ALBUM TITLE: Shostakovich , Glanert
WORKS: Shostakovich: Symphony No. 10 Glanert: Theatrum bestiarum
PERFORMER: WDR Cologne SO/Semyon Bychkov
CATALOGUE NO: Avie AV 2137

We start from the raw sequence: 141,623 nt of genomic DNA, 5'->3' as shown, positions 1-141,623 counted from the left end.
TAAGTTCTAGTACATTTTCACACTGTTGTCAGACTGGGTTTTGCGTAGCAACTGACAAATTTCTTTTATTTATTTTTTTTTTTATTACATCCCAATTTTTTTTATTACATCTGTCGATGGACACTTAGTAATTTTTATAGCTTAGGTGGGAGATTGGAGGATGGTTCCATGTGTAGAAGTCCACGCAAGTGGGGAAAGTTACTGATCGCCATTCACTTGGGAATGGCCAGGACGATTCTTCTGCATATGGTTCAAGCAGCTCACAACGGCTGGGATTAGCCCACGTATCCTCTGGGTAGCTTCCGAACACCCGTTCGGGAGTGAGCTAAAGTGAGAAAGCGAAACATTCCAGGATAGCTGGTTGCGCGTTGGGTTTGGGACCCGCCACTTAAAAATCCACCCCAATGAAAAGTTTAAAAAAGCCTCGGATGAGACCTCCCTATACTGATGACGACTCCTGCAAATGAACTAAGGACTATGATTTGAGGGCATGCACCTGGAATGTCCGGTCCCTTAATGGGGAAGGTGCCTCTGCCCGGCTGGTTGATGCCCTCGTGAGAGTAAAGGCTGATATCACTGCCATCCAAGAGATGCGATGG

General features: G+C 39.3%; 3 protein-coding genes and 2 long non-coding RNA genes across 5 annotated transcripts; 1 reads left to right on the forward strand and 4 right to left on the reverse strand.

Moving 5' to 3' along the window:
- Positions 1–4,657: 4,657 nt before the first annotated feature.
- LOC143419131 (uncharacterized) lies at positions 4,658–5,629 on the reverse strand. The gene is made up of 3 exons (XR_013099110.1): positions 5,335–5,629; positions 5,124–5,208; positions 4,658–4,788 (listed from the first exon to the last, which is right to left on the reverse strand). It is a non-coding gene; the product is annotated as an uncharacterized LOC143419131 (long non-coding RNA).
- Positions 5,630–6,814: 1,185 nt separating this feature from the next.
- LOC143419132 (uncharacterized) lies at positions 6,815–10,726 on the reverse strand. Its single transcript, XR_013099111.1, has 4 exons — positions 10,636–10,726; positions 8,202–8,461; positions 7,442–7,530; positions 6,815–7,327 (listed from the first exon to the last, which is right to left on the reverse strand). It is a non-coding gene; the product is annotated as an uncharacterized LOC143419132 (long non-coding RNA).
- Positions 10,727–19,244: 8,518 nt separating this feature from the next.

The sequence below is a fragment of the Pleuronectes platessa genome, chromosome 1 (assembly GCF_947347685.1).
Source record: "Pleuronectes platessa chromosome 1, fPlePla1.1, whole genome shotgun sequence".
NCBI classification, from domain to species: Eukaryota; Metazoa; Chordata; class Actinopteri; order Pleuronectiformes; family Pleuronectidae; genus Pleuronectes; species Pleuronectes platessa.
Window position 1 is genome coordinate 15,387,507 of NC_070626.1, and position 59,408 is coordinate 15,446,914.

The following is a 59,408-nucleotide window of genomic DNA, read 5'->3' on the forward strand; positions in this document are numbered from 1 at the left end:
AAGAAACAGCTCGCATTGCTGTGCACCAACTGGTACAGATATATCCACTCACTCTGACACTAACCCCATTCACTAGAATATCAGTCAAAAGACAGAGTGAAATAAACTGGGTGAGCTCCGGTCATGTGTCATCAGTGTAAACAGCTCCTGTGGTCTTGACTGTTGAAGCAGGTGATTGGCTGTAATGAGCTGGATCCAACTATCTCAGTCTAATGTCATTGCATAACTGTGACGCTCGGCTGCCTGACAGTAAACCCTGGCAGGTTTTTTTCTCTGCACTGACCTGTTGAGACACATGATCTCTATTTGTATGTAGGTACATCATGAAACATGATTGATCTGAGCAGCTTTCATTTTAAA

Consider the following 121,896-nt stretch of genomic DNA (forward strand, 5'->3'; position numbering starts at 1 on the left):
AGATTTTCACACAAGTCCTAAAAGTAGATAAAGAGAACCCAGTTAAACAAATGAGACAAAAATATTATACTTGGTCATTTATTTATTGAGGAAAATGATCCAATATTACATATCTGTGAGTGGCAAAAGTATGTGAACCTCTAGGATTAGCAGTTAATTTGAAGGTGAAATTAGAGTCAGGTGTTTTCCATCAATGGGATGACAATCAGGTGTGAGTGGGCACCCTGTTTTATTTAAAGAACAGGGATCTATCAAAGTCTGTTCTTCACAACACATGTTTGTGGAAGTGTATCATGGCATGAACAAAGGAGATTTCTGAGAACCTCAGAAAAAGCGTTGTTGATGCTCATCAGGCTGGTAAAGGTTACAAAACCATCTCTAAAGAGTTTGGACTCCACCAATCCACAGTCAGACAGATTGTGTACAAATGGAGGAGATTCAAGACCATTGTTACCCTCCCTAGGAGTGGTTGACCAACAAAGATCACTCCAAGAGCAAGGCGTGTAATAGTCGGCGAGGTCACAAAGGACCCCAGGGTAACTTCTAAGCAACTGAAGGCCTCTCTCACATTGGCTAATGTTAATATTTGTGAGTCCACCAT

While some recent interpreters, including Gustavo Dudamel at last year’s BBC Proms, have overstretched Shostakovich’s mighty opening Moderato into an interminable Adagio, Bychkov favours a refreshing directness. He doesn’t make much distinction, tempo-wise, between the opening material and the limping flute waltz – a quotation from, Boris Godunov, according to the melodramatic and badly-translated liner note, which is news to me, but the climax builds inexorably and with plenty of recorded clarity for shrilling woodwinds and inexorable bass lines. The second-movement Allegro (one always hesitates to call it a scherzo) and the last, edgy romp could do with just a little more spring, but there are achingly vocal contributions in the finale’s slow introduction from the Cologne first oboe, flute and bassoon. The liberating horn solo of the third movement – again, Boris is cited, but surely it’s the opening of Mahler’s Das Lied von der Erde – is poetically played but could do with more space to register ultimately as a breath from another planet. The recording, like the performance, is detailed and clear but there isn’t quite the implied depth of truly great playing like the Leningrad Philharmonic’s under Mravinsky. Still, Bychkov’s is an interpretation one would be happy to have caught in concert. Detlev Glanert dedicated his Theatrum Bestiarum to Shostakovich, and shares his sarcastic way with popular dance music. Yet though the textures provide plenty of fascinating contrasts, strong musical ideas prove elusive and so, thanks to the composer’s oracular ambiguity in the booklet interview, does the idea behind the work.